Baylor Health Care System believes that an accountable care organization (ACO) should start with a conviction that every aspect of the organization should be devoted to serving patients.
As described in a case study in the Spring/Summer 2011 Leadership report, Baylor Health Care System is working toward becoming an accountable care organization (ACO).
The health system developed the following 12 ACO must-haves that focus on people, quality, and finance.
Effective and Shared Governance
- Preserved community interest
- Physician buy-in
- Discipline and process respect
- Consequence management
Aligned and Efficient Clinical Workforce
Increase our capacity to serve. This is about population health. Reach beyond clinic and hospital walls to promote patient compliance with care and systems. Promote team care.
- Sufficient primary care capacity
- Right-sized and responsive referral network
- Employed private practitioner balance
- Clinical hierarchy/active physician leadership
Informed and Skilled Participants/Workforce
- Education and culture shift
- Lean manufacturing/continuous quality improvement business plan development
Interoperable, Data-Enabled Environment
Adopt health IT using web-based clinical tracking, visit planners, population reports, and electronic medical records that match program goals and clinical measures with our health information exchange.
- Collaborative database design and management
- Active security and data reliability management
- Real-time influence
- Flexibility/accommodating disparate data sources
- Active disease management patient registries
Develop measures of health care for which current data are inadequate. Develop processes and measures to improve adherence to patients' wishes in providing care at the end of life. Promote transparency through development of internal and external websites and other materials that provide comparative quality information.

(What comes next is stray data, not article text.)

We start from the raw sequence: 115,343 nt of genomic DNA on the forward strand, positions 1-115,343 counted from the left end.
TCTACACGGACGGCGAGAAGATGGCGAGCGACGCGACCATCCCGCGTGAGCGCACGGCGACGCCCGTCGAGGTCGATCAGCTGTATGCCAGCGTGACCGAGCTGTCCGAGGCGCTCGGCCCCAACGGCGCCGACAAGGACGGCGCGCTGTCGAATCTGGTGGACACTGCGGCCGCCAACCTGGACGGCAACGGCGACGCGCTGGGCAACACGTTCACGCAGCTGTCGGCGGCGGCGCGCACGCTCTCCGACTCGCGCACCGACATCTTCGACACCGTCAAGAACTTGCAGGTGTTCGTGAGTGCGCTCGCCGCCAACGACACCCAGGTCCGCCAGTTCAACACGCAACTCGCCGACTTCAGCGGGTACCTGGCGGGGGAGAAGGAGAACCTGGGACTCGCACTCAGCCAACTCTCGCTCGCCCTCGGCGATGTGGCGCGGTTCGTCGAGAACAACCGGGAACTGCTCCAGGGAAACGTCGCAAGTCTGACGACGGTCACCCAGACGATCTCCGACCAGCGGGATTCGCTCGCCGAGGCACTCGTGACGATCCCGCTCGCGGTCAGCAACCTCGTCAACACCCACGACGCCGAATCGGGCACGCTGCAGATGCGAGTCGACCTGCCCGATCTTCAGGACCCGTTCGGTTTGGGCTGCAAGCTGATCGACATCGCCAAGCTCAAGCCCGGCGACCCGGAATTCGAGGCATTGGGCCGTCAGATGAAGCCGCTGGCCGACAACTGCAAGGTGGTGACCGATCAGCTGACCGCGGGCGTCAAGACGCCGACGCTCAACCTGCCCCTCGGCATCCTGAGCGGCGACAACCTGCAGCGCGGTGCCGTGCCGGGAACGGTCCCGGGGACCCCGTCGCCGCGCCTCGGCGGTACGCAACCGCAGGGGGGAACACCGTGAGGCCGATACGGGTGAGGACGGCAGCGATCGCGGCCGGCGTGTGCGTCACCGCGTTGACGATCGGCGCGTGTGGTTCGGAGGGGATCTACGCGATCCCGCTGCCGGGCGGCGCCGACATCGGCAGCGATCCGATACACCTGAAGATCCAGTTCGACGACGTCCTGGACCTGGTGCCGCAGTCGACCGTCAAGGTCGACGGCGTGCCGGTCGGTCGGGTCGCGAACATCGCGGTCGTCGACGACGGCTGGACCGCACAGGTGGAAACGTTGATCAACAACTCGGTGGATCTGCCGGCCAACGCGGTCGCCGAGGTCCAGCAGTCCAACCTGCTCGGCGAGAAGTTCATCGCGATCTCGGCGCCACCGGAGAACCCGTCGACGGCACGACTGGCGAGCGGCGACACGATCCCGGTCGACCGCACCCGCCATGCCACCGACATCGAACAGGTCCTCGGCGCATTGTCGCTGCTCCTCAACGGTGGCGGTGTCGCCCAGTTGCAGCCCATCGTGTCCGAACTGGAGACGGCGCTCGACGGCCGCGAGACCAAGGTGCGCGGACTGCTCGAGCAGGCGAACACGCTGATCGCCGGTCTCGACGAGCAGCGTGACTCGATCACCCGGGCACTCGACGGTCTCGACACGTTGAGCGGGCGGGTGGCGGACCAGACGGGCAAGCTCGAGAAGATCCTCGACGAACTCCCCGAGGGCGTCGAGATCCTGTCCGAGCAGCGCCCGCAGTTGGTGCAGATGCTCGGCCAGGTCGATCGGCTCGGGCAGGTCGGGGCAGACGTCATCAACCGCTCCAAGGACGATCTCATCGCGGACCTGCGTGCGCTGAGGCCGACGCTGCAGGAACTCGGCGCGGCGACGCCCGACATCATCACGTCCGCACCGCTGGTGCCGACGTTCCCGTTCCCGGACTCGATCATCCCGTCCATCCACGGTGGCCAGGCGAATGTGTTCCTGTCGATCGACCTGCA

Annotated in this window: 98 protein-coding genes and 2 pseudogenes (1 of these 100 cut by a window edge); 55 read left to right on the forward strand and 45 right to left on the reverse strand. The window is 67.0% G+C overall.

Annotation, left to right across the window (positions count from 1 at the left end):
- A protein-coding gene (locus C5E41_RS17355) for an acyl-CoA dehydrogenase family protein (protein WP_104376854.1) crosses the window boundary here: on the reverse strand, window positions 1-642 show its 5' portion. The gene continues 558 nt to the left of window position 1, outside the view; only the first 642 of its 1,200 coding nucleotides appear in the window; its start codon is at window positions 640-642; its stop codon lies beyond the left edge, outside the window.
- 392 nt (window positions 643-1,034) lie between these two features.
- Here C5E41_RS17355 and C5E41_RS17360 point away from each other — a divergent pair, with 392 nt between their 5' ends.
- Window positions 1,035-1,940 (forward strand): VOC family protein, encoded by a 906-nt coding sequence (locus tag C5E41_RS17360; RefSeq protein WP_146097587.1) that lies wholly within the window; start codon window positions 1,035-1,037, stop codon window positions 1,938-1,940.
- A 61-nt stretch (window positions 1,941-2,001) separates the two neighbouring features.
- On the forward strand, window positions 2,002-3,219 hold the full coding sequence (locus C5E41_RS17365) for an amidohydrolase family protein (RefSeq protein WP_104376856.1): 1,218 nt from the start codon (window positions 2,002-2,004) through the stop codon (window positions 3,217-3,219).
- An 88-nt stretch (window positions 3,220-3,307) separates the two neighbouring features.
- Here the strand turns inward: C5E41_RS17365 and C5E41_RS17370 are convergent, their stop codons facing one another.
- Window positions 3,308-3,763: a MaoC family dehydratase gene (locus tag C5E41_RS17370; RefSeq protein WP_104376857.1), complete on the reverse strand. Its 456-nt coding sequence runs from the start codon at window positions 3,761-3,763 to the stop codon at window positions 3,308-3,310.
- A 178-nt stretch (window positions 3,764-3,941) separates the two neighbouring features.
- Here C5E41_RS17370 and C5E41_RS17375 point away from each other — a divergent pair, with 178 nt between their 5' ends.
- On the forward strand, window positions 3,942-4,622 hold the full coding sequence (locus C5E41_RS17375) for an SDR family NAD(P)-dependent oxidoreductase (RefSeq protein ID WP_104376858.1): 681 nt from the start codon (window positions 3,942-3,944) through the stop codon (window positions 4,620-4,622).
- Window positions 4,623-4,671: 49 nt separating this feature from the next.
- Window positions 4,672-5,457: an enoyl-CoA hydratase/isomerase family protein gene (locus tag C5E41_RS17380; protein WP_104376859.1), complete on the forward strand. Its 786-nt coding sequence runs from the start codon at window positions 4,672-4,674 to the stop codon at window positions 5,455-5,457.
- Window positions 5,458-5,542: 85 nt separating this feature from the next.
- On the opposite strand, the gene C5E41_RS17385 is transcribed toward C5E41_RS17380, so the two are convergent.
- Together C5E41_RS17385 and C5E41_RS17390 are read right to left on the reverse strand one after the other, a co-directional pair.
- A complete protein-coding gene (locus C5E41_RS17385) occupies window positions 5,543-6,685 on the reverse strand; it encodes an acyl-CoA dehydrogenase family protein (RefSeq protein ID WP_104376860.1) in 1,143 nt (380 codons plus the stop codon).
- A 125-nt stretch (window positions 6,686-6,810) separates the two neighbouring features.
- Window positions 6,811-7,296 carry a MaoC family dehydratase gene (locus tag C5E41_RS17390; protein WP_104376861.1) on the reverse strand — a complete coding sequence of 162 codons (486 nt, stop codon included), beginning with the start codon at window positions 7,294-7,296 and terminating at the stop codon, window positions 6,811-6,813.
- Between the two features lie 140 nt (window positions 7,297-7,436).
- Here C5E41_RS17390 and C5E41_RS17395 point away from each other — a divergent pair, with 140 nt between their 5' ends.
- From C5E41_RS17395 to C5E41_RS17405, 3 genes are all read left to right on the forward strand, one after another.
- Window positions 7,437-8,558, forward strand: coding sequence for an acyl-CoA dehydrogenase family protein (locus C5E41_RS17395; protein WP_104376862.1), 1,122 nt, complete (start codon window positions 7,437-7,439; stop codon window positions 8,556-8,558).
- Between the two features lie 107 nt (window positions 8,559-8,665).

Attribution, Assignment, and Capacity Management
Increase our capacity to serve. This is about population health. Eliminate racial and ethnic disparities in health care, and in access to and utilization of health care.
- Attribution methodology
- Increased access speed within an episode
Anchored Patient-Centered Medical Home
Know who the patient is, track them through the continuum, and design a route based on their needs.
Care Coordination and Patient Compliance
Acknowledge the shift from today's practices to system thinking. Find patients medical homes.
- Centralized and backup appointing
- Site-of-care management/self-care support
- Special population skills
- Reduction of preventable readmissions
- 20-80 rule intervention skills
Risk Assessment and Acceptance
- Actuarial support
- Managing risk along the timeline
Cost Monitoring and Reduction
Reduce the annual rise in healthcare costs to no more than the growth in the gross domestic product by 2015. Reduce waste, such as duplicate tests and duplicative data gathering.
- Require plans to reduce unnecessary administrative costs
- Management reporting systems/utilization review
Provider Reward Methods/Incentive Design
Use what works: asymmetric ACO, symmetric ACO, partial capitation
Sustainable Business Structure
As the provider, see the patient, payer, and employer as partners. Promote trust through transparency. Agree to leave no partner behind.
- Contract for shared savings
- Contract for risk
- Receive and distribute rewards
- Plug and play partnering capabilities
The 12 ACO must-haves are reprinted with permission from Baylor Health Care System.
For more about Baylor's ACO journey, access the related case study in the Spring/Summer 2011 Leadership report.
Publication Date: Thursday, June 23, 2011